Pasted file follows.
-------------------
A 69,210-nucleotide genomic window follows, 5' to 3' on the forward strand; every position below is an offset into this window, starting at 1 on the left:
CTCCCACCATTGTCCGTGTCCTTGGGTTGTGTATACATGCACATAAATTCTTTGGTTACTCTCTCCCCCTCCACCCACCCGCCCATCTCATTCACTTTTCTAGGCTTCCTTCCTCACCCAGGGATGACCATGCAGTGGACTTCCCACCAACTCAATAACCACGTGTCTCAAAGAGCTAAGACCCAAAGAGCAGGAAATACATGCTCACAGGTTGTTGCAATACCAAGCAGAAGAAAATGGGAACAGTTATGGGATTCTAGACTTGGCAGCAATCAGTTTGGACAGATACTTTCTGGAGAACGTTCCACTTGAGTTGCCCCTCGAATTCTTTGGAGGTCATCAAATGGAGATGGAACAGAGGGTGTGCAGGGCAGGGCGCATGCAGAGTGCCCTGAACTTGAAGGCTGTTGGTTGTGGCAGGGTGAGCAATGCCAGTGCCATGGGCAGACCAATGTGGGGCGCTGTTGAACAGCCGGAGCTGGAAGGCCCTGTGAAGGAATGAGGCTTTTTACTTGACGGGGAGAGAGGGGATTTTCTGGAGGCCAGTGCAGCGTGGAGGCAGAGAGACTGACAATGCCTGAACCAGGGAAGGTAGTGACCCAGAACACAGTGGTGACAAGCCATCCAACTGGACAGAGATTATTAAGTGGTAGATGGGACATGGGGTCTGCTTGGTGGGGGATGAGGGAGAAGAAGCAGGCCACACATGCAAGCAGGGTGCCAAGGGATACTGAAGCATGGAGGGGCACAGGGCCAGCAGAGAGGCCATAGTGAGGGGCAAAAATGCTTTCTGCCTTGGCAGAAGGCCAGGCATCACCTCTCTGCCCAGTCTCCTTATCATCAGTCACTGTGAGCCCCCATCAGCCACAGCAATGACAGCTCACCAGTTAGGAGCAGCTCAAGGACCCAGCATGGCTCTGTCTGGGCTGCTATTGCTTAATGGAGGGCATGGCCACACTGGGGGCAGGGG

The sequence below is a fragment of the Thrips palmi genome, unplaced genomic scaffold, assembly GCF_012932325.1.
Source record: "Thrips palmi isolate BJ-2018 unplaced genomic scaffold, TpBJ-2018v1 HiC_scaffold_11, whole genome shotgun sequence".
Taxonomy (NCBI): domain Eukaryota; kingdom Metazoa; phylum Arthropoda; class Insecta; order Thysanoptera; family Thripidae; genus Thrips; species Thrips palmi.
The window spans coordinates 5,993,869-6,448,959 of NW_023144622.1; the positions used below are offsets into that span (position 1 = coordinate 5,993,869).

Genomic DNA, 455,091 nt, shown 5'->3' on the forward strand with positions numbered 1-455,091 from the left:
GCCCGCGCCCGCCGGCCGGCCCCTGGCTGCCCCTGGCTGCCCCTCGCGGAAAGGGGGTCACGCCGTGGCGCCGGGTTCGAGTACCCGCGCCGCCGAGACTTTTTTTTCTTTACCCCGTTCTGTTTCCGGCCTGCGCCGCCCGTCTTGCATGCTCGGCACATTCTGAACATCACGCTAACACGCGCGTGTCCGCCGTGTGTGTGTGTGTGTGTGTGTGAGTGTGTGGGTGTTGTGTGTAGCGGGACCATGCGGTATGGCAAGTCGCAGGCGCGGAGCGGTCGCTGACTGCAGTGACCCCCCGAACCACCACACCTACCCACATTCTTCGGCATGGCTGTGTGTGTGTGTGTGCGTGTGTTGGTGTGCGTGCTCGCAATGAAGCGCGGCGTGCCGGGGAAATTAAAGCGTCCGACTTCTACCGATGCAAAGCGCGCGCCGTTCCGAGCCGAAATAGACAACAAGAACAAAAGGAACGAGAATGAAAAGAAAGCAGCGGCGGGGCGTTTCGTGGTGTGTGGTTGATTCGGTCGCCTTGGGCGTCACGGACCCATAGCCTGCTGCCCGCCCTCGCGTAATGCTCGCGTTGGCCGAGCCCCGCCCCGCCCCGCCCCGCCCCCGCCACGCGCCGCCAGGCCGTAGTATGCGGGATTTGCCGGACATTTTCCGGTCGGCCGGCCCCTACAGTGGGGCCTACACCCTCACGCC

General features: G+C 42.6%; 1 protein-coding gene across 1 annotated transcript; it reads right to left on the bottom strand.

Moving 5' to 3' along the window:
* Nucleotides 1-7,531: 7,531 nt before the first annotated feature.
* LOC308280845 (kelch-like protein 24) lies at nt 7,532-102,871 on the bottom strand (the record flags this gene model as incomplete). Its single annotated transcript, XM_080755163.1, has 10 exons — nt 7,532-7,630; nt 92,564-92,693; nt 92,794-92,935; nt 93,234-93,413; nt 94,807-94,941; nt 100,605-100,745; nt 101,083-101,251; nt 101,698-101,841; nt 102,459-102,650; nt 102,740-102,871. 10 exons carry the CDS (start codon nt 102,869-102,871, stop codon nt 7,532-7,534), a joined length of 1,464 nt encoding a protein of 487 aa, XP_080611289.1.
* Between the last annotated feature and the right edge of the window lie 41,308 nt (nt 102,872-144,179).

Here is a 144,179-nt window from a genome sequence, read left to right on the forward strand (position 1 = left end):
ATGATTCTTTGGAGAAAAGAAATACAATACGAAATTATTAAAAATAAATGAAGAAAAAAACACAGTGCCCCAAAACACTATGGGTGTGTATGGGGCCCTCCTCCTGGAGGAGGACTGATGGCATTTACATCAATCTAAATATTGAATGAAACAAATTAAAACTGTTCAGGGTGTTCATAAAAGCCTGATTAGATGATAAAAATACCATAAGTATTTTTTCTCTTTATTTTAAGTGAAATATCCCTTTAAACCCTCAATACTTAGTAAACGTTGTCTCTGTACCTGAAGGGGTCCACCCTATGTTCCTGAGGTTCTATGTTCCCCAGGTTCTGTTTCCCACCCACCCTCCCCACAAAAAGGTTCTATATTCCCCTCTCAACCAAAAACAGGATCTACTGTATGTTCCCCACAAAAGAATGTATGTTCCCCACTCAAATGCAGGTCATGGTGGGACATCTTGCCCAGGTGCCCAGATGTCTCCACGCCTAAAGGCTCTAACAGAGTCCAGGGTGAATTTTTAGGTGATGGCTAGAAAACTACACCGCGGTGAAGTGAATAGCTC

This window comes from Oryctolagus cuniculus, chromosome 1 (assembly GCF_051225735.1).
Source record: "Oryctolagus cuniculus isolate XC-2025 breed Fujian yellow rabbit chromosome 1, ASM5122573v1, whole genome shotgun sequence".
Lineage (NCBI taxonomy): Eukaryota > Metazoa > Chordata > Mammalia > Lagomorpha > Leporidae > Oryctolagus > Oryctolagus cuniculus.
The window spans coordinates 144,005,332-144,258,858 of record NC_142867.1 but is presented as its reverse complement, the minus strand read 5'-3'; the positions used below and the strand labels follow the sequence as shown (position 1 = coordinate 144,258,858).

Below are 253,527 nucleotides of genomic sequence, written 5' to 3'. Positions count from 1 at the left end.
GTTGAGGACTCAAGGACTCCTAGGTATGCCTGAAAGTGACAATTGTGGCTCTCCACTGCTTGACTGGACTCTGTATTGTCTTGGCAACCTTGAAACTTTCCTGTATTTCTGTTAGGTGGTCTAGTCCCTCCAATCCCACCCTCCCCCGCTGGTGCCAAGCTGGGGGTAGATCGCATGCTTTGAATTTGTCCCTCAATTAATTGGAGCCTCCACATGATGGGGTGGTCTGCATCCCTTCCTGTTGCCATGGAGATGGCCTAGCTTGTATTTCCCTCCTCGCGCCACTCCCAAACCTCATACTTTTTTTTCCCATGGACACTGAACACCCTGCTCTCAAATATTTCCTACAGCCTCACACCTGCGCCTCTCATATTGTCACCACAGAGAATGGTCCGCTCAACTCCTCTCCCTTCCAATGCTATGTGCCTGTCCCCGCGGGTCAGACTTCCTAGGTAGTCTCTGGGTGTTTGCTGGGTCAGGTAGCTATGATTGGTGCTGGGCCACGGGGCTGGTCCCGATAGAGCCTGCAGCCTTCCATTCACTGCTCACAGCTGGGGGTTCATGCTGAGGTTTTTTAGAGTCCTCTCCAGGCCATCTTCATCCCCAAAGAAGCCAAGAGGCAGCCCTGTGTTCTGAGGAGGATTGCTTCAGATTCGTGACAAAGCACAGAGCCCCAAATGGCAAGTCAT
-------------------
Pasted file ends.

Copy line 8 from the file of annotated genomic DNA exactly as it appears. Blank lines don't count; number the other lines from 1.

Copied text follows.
GCCCGCGCCCGCCGGCCGGCCCCTGGCTGCCCCTGGCTGCCCCTCGCGGAAAGGGGGTCACGCCGTGGCGCCGGGTTCGAGTACCCGCGCCGCCGAGACTTTTTTTTCTTTACCCCGTTCTGTTTCCGGCCTGCGCCGCCCGTCTTGCATGCTCGGCACATTCTGAACATCACGCTAACACGCGCGTGTCCGCCGTGTGTGTGTGTGTGTGTGTGTGAGTGTGTGGGTGTTGTGTGTAGCGGGACCATGCGGTATGGCAAGTCGCAGGCGCGGAGCGGTCGCTGACTGCAGTGACCCCCCGAACCACCACACCTACCCACATTCTTCGGCATGGCTGTGTGTGTGTGTGTGCGTGTGTTGGTGTGCGTGCTCGCAATGAAGCGCGGCGTGCCGGGGAAATTAAAGCGTCCGACTTCTACCGATGCAAAGCGCGCGCCGTTCCGAGCCGAAATAGACAACAAGAACAAAAGGAACGAGAATGAAAAGAAAGCAGCGGCGGGGCGTTTCGTGGTGTGTGGTTGATTCGGTCGCCTTGGGCGTCACGGACCCATAGCCTGCTGCCCGCCCTCGCGTAATGCTCGCGTTGGCCGAGCCCCGCCCCGCCCCGCCCCGCCCCCGCCACGCGCCGCCAGGCCGTAGTATGCGGGATTTGCCGGACATTTTCCGGTCGGCCGGCCCCTACAGTGGGGCCTACACCCTCACGCC